What is mysterious is your explanation about what will or won't prevent the kernel & extensions to it from loading, which makes no sense in light of the material in these references. And while instances of needing to disconnect the HD to get a system to boot from another source are quite possible, there is no reason to think that "a really really bad directory" is the cause, whatever that mysterious phrase is supposed to mean.

    Think about it: a directory is a feature of a file system. At boot time, no method of accessing any file system exists in the computer. The bootROM (which is in firmware) starts the process by first doing POST, which initializes some of the hardware, & then selects the operating system to run. If there is a partition on some device previously set for that in PRAM (for instance, by using the Startup Disk System Preference), it will choose that one unless one of two exceptions occur: 1) the user overrides that by invoking the Startup Manager (also in firmware) or 2) the chosen device isn't available for some reason, in which case the firmware starts looking for the first available device with a boot loader. In either of these two exceptions, it is certainly possible that a bad boot loader from the device would halt the boot process, but if the user takes control of the choice by evoking the Startup Manager, unless there is a hardware problem in the computer itself, this is a non-issue, assuming a viable boot loader is chosen.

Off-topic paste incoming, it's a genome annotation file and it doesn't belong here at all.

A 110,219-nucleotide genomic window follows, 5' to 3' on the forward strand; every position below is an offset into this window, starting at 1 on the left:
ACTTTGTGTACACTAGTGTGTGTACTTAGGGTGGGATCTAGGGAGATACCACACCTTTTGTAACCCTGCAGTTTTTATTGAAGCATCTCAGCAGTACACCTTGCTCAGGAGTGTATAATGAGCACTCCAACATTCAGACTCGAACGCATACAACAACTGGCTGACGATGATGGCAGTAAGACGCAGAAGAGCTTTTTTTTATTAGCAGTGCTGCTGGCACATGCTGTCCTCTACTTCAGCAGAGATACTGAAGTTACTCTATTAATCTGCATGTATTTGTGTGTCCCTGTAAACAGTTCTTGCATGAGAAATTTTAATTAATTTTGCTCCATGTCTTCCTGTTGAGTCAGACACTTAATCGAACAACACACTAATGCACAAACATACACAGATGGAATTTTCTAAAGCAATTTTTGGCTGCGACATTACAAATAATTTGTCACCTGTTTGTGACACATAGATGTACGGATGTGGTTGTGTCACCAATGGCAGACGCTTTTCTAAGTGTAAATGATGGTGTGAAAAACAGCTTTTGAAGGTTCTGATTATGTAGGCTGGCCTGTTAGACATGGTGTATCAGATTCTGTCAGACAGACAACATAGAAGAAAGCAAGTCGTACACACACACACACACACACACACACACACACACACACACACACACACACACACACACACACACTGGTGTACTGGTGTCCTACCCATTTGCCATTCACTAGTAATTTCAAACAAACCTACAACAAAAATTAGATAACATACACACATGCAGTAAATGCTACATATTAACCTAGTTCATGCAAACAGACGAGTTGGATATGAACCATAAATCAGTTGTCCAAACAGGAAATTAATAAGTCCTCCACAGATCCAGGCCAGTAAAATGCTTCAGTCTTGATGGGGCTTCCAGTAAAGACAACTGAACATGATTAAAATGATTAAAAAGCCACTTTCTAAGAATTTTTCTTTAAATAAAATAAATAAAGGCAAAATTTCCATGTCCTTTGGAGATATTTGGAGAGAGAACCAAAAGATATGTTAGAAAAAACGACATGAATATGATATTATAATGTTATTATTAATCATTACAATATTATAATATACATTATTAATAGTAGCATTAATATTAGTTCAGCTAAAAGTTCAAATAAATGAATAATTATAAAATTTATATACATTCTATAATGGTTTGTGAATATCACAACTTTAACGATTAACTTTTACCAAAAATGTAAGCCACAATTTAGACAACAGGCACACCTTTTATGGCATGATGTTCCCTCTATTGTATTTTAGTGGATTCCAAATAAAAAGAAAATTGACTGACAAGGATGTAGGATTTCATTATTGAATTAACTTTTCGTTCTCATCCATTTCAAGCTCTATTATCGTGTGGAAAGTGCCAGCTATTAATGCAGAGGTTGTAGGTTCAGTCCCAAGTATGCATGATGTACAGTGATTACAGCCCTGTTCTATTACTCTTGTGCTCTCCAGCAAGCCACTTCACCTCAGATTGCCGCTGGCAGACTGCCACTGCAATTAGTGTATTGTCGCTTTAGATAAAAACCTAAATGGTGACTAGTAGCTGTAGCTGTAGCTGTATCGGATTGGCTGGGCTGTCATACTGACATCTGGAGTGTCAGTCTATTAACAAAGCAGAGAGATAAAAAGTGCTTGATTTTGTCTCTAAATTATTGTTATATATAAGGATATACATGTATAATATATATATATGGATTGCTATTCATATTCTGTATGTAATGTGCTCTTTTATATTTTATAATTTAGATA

Only after the boot loader loads the kernel environment from the device (which for OS X among other things means building the I/O device tree) can that kernel provide the low level services necessary to access the file systems it supports.

    If you want to take control of the boot process, you can -- but you must be familiar with all of the requirements involved, including those mentioned in the previously mentioned references, the EFI boot process, & so on. But in no case will this exempt you from the problems "buggy" hardware will cause. There is nothing whatsoever mysterious about that.